Solutions sought for downtown Greenville parking issues
GREENVILLE — With many visitors coming to Greenville to enjoy the sites downtown as well as Moosehead Lake and other nearby natural attractions, parking spaces have become harder and harder to find for tourists and locals alike.
There are no easy remedies to the lack of parking, but town officials hope to work with business owners, the Maine Department of Transportation, and others to find short- and long-term solutions.
During a selectboard meeting on Aug. 3, Chairperson Geno Murray said it has been a challenge balancing the growth of the community with parking availability and town officials have heard a number of comments related to the issue.
Town Manager Mike Roy said there is a small municipal lot next to the fire station, across from the town office, and vehicles can also be parked on the school grounds up Pritham Avenue during July and August and other times when school is not in session. “It’s a challenge for us, we know that,” he said.
He also mentioned a lot next to the Greenville Union Church at the corner of Lily Bay Road and Pritham Avenue is owned by the town and can be used by the public.
“There’s only so much space in Greenville,” Selectperson Newton Pierce said.
Roy said he has met with the MDOT, and the state agency may be able to come in and do a feasibility study. He said another possibility could be a shuttle service between downtown and other locations.
Destination Moosehead Lake Executive Director Allison Arbo said tourist numbers have increased, mentioning the organization visitor’s center has seen more than 200 people stopping by daily.
She said communities such as Bar Harbor utilize shuttle services and for Greenville “it would be a great out of the box idea.” Arbo said the transportation could also be in operation in the winter – weather permitting – especially with the Big Moose Mountain ski resort in operation.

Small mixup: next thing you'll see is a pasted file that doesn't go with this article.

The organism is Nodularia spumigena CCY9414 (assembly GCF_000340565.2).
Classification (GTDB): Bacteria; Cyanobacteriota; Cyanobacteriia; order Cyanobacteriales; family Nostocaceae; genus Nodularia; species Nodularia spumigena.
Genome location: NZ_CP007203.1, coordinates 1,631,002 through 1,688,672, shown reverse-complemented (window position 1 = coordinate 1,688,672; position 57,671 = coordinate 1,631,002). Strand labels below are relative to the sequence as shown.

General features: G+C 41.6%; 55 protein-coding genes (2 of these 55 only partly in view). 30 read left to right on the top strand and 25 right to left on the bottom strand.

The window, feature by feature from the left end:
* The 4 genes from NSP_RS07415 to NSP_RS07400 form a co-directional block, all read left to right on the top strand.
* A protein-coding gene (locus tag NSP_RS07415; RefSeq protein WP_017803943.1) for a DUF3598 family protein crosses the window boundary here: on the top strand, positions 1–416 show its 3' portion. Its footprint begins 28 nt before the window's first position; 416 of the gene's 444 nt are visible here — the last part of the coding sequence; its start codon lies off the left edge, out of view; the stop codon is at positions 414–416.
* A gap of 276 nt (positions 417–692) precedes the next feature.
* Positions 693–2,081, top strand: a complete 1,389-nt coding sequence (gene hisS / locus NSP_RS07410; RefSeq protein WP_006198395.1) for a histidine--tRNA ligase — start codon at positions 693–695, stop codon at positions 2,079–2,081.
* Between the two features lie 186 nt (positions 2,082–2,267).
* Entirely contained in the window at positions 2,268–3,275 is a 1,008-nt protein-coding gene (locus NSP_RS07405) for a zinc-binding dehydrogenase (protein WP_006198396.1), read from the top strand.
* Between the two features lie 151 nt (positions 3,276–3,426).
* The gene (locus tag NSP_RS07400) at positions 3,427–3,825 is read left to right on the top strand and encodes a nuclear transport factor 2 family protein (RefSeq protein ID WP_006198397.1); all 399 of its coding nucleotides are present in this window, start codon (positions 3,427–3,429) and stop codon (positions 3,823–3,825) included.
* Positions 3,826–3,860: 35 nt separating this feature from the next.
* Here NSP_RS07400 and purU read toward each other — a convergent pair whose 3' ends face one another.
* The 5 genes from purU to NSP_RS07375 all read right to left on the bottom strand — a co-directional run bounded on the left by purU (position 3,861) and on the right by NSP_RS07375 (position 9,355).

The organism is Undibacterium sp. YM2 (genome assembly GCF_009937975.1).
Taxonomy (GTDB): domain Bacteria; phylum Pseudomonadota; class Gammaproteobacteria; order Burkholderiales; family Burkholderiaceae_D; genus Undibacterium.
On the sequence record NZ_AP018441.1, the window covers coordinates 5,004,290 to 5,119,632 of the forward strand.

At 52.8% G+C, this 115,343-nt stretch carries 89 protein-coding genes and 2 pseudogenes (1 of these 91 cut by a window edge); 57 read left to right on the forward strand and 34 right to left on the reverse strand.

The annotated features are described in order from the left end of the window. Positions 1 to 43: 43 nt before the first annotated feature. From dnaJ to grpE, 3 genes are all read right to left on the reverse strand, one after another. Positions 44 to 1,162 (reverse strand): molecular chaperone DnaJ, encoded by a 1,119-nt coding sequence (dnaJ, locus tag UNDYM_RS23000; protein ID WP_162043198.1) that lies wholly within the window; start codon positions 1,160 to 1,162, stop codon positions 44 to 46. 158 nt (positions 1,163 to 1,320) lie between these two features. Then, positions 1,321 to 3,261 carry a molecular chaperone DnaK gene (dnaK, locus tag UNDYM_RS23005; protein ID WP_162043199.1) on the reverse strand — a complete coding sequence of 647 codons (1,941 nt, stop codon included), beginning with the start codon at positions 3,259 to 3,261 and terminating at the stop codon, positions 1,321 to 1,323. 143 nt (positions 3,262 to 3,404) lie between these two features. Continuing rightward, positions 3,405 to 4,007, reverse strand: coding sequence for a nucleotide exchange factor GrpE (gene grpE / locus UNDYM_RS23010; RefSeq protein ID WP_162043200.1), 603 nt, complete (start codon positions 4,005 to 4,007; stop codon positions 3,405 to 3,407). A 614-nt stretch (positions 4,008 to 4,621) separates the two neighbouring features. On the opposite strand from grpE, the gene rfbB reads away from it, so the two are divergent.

Crazy Moose Fabrics owner Marilyn Goodwin said if she looks down Pritham Avenue from her front door at noon she sees all the parking spaces occupied. “The closest they can even get to my business is the tennis courts,” Goodwin said, about the only vacancies being several hundred yards up the street.
“I’m frustrated, our older clientele can’t get there if they want to continue their craft,” Goodwin said, mentioning she has heard some patrons say they have driven by four or five times and still cannot find a parking space close by.
Goodwin says she carpools to free up a spot by Crazy Moose Fabrics, but she has still seen people parking on the sidewalk and blocking the exit by creating their own spots in the nearby municipal lot.
Roy said one solution to the parking crunch may be, using Google Maps, to look at spaces and real estate in the downtown area that may be underutilized. “It’s private property but there may be the possibility in the future for the purchase of parcels,” he said, about the potential for a 10-15 year plan to expand parking options.
“It’s great to see our businesses busy and it’s wonderful, but we knew we would get a lot of pressure and it came quicker than anyone thought,” Murray said about revitalization efforts in the region.
“I think it’s pretty clear that we need to commandeer a next step planning piece,” Murray said, saying the parking issue will not be solved this summer or next.
“I think as a group we need to engage the DOT and look at other traffic-type engineering opportunities,” he said. The chairperson said business owners should also be involved in the problem solving, and a motion to involve these stakeholders with the town on parking discussions was passed.
In other business, the selectboard will review four received requests for qualifications for airport engineering and planning services consultants with a related agenda item planned for the next meeting on Wednesday, Aug. 17. If need be interviews could be conducted to aid in the selection process.
Two of the firms are from Maine and the other two are from New Hampshire and Vermont respectively. Town officials are looking to have a contract signed by the end of the month.
The selectboard is looking to hold a special town meeting on Wednesday, Sept. 7, prior to its regular meeting concerning the sale of a police department ATV.
A meeting is needed because the 2010 model is worth more than $5,000, and the sale of town property over this amount must be done after receiving approval via a vote of residents.